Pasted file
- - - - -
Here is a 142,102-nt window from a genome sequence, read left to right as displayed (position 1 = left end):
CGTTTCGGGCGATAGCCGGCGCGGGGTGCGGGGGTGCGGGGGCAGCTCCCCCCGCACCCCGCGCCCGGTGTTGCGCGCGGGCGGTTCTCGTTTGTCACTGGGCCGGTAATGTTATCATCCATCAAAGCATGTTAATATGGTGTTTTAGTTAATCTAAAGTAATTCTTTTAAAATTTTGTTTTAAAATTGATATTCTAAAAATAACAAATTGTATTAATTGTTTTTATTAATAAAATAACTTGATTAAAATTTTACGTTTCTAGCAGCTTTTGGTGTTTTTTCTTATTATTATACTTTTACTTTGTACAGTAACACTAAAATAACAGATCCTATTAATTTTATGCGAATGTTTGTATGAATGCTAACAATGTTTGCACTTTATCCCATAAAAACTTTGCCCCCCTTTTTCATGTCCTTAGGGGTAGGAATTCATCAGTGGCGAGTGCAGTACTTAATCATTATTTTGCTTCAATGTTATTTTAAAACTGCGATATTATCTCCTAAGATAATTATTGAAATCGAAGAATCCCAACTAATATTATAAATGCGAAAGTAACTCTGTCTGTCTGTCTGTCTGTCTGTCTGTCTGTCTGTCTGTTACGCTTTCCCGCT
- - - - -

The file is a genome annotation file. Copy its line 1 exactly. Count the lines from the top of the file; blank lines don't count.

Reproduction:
Here is a 142,102-nt window from a genome sequence, read left to right as displayed (position 1 = left end):